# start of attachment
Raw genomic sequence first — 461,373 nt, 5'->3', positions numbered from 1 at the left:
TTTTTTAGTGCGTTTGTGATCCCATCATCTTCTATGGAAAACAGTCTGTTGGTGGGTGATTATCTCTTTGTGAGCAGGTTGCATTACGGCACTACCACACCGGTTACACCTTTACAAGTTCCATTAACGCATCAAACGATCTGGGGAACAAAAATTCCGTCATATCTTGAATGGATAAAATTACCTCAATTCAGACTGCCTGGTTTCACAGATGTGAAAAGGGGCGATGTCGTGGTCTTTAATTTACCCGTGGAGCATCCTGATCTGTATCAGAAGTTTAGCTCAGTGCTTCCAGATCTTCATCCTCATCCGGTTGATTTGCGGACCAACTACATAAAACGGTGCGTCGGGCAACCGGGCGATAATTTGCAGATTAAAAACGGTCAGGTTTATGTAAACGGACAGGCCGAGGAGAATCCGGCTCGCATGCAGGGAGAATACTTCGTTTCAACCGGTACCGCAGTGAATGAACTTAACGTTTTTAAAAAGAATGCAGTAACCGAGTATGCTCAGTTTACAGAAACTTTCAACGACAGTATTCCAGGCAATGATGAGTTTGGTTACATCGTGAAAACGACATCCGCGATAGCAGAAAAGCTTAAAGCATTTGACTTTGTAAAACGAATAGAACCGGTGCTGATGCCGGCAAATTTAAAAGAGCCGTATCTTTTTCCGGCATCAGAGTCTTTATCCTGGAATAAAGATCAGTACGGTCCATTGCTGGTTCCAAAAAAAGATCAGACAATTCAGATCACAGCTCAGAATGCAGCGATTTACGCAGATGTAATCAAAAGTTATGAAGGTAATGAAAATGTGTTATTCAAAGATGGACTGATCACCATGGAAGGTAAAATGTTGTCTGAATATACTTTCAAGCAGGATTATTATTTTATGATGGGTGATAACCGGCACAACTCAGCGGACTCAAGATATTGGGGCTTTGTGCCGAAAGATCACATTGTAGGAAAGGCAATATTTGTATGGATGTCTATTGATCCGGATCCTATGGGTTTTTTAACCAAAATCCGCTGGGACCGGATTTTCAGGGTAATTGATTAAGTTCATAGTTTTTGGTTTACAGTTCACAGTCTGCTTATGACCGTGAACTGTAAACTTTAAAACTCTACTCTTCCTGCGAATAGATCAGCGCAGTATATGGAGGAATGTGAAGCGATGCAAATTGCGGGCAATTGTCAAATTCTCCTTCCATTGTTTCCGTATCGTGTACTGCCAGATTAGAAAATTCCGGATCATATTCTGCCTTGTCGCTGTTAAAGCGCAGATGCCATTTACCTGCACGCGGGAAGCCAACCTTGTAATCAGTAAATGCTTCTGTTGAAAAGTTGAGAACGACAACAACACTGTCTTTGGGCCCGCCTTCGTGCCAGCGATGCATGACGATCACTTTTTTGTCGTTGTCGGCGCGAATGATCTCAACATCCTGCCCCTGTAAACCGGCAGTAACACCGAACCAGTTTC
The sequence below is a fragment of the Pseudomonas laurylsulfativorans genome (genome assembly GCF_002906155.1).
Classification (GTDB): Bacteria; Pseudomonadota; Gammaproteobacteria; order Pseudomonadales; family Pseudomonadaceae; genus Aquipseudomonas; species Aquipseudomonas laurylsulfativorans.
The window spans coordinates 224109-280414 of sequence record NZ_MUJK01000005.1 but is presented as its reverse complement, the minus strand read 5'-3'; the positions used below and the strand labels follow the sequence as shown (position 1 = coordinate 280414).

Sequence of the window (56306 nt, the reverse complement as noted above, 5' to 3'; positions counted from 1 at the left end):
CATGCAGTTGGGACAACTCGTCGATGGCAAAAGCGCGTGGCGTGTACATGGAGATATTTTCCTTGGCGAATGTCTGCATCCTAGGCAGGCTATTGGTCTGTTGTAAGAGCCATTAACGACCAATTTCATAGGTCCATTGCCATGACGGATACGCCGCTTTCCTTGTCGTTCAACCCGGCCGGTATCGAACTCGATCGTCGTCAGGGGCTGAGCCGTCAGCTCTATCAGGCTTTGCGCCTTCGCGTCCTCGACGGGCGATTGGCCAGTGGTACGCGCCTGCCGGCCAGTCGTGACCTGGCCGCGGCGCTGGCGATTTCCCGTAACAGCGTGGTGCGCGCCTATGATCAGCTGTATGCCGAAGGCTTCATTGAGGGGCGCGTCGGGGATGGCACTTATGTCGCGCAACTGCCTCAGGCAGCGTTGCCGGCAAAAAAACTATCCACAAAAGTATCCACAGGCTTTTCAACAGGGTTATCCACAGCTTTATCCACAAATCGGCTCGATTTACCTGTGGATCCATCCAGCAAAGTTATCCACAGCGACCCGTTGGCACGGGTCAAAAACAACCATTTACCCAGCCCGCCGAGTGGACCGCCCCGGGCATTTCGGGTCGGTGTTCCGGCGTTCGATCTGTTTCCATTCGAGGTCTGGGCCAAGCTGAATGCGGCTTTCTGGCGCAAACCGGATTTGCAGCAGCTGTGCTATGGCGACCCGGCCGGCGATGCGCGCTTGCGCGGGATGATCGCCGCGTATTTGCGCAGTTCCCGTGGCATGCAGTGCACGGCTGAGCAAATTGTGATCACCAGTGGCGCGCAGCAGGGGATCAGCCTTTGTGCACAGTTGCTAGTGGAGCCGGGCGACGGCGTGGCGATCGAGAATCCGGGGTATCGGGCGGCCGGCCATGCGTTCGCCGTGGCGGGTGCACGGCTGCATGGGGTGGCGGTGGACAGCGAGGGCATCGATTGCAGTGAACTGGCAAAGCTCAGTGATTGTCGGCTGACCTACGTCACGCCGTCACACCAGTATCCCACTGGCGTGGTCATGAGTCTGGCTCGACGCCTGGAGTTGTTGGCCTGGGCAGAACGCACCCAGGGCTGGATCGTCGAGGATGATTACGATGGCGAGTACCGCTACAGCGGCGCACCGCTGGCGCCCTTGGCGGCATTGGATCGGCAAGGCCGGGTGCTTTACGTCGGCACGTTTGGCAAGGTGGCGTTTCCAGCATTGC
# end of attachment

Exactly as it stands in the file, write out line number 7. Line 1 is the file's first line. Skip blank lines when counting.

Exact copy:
CATGCAGTTGGGACAACTCGTCGATGGCAAAAGCGCGTGGCGTGTACATGGAGATATTTTCCTTGGCGAATGTCTGCATCCTAGGCAGGCTATTGGTCTGTTGTAAGAGCCATTAACGACCAATTTCATAGGTCCATTGCCATGACGGATACGCCGCTTTCCTTGTCGTTCAACCCGGCCGGTATCGAACTCGATCGTCGTCAGGGGCTGAGCCGTCAGCTCTATCAGGCTTTGCGCCTTCGCGTCCTCGACGGGCGATTGGCCAGTGGTACGCGCCTGCCGGCCAGTCGTGACCTGGCCGCGGCGCTGGCGATTTCCCGTAACAGCGTGGTGCGCGCCTATGATCAGCTGTATGCCGAAGGCTTCATTGAGGGGCGCGTCGGGGATGGCACTTATGTCGCGCAACTGCCTCAGGCAGCGTTGCCGGCAAAAAAACTATCCACAAAAGTATCCACAGGCTTTTCAACAGGGTTATCCACAGCTTTATCCACAAATCGGCTCGATTTACCTGTGGATCCATCCAGCAAAGTTATCCACAGCGACCCGTTGGCACGGGTCAAAAACAACCATTTACCCAGCCCGCCGAGTGGACCGCCCCGGGCATTTCGGGTCGGTGTTCCGGCGTTCGATCTGTTTCCATTCGAGGTCTGGGCCAAGCTGAATGCGGCTTTCTGGCGCAAACCGGATTTGCAGCAGCTGTGCTATGGCGACCCGGCCGGCGATGCGCGCTTGCGCGGGATGATCGCCGCGTATTTGCGCAGTTCCCGTGGCATGCAGTGCACGGCTGAGCAAATTGTGATCACCAGTGGCGCGCAGCAGGGGATCAGCCTTTGTGCACAGTTGCTAGTGGAGCCGGGCGACGGCGTGGCGATCGAGAATCCGGGGTATCGGGCGGCCGGCCATGCGTTCGCCGTGGCGGGTGCACGGCTGCATGGGGTGGCGGTGGACAGCGAGGGCATCGATTGCAGTGAACTGGCAAAGCTCAGTGATTGTCGGCTGACCTACGTCACGCCGTCACACCAGTATCCCACTGGCGTGGTCATGAGTCTGGCTCGACGCCTGGAGTTGTTGGCCTGGGCAGAACGCACCCAGGGCTGGATCGTCGAGGATGATTACGATGGCGAGTACCGCTACAGCGGCGCACCGCTGGCGCCCTTGGCGGCATTGGATCGGCAAGGCCGGGTGCTTTACGTCGGCACGTTTGGCAAGGTGGCGTTTCCAGCATTGC